Pink and green drinks are passed out at bars, children are sucking on pink and green Dum Dum suckers and “Wicked” merchandise is being sold as the musical takes the hearts of Arizonans attending the show at Gammage.
“Wicked,” which enchants audiences at Gammage through May 5, kicks off with the end of the beloved classic, “The Wizard of Oz,” with the Wicked Witch of the West dead and all of the munchkins celebrating. Munchkins begin to ask Glinda about the deceased witch, which leads to munchkins asking if Glinda was, in fact, friends with the evil Wicked Witch of the West.
She doesn’t deny it, causing gasps among the munchkins and Glinda tries to defend herself by claiming it was a very long time ago and she is a changed person.
The audience is taken on a journey of the two girls, Elphaba (The Wicked Witch of the West) and Galinda (Glinda, the Good Witch) at college. Elphaba, born with emerald green skin, is tormented about her looks, but is clever and smart; and Galinda, adorned with bubblegum pink outfits, is worshipped as a full-of-herself, dim popular girl.
The two women are initial rivals, but the two come together to form their unlikely friendship. Galinda sees Elphaba, or Elphie as she calls her, as someone who needs a friend by her side. Galinda teaches her the ways of popularity and confidence to Elphaba, and Elphaba teaches Galinda about true friendship.
The two are faced with problems as society begins to label them and the two fall in love with the same man, Fiyero Tigelaar. The unlikely friendship unravels when people begin calling one good and the other evil, and their shared love for Fiyero didn’t help keep them together,
Through lighthearted jokes, sarcasm and powerful songs, the musical teaches the audience the importance of being true to oneself and even those who seem “wonderful” and “good” on the outside, are hiding something not so wonderful and good on the inside.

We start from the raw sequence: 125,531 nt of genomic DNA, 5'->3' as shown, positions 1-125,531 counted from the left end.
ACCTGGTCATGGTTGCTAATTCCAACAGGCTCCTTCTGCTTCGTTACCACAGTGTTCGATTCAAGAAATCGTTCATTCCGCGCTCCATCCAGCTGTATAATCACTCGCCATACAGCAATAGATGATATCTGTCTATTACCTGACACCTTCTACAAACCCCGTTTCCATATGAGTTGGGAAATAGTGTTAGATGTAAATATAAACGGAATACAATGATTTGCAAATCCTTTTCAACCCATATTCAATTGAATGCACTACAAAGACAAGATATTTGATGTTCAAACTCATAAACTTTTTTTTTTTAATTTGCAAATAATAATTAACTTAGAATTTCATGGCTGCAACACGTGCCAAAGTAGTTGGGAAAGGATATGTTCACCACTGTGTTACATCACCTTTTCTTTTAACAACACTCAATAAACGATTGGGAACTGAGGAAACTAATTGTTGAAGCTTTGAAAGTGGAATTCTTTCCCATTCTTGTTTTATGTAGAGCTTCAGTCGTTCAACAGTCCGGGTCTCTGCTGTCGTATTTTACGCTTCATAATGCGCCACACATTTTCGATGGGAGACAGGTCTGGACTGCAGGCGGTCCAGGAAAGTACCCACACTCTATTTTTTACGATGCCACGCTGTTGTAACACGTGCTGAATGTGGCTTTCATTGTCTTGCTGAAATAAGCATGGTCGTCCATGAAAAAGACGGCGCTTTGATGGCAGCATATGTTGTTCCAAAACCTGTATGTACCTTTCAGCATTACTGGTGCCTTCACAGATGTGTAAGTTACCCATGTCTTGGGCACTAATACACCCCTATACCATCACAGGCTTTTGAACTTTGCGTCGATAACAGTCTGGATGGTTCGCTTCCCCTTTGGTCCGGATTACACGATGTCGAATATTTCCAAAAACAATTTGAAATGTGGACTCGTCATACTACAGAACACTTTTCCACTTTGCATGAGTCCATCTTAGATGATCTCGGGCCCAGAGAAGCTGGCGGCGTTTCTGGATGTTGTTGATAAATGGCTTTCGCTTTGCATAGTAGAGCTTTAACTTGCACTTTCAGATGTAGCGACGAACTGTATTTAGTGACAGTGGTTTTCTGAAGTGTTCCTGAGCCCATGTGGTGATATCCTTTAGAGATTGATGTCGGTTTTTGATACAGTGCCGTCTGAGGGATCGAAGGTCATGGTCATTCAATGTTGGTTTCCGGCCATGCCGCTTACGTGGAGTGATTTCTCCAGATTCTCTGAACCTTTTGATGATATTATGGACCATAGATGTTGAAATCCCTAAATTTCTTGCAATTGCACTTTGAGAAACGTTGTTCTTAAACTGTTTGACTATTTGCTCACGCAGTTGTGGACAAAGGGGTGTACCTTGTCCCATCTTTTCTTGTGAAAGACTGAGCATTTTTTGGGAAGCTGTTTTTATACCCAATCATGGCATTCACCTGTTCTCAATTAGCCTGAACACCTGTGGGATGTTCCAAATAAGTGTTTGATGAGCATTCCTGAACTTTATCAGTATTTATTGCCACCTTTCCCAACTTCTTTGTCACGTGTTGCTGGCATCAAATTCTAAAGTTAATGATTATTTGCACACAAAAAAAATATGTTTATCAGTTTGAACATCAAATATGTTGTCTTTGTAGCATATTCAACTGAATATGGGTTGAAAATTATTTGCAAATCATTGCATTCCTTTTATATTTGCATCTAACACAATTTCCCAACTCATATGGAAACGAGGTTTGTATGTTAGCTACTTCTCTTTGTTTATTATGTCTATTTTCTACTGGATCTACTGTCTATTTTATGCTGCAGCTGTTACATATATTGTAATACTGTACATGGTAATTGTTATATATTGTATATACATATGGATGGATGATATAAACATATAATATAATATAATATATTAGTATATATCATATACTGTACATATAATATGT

When Elphaba sees a problem with the treatment of creatures in Oz, she decides to speak up about the problems to the Wonderful Wizard of Oz and she discovers he is also just who society wants him to be: A smiling figure who tells the people what they want to hear.
The wizard talks of how he liked the idea of being “wonderful” in the eyes of the city and wants to continue that reputation; therefore, he must unite them by identifying a group to discriminate. He tells society what they want to hear, and they swoon and listen to every word.
Although she has the opportunity to stand by the wizard’s side and be beloved by all Ozians, Elphaba stands true to her values and rejects the offer and lands her the title of being wicked.
Glinda, with her name now adjusted to what we all know, fits the Oz’s mold of good and pure. There are moments when her true colors are shown and she misses her friend, but she covers up her love for Elphaba for the sake of face. “Wicked” demonstrates that even Oz is not perfect, with the idea of discrimination and the pressure of conforming to society’s standards.
During the second half of the story, Dorothy slips in the picture and the audience gets the wicked witch’s perspective. Instead of Dorothy being innocent and pure, she is viewed as a disruption of Elphaba’s life and an enhancement to her “evilness.”
By the end, the musical has painted the sniffling audience a true picture of what happened during their beloved tale of “The Wizard of Oz” and they realize maybe the wicked aren’t so wicked after all.
“Wicked,” ASU Gammage, 1200 S. Forest Avenue, Tempe, asugammage.com, various times to Sunday, May 5, prices vary.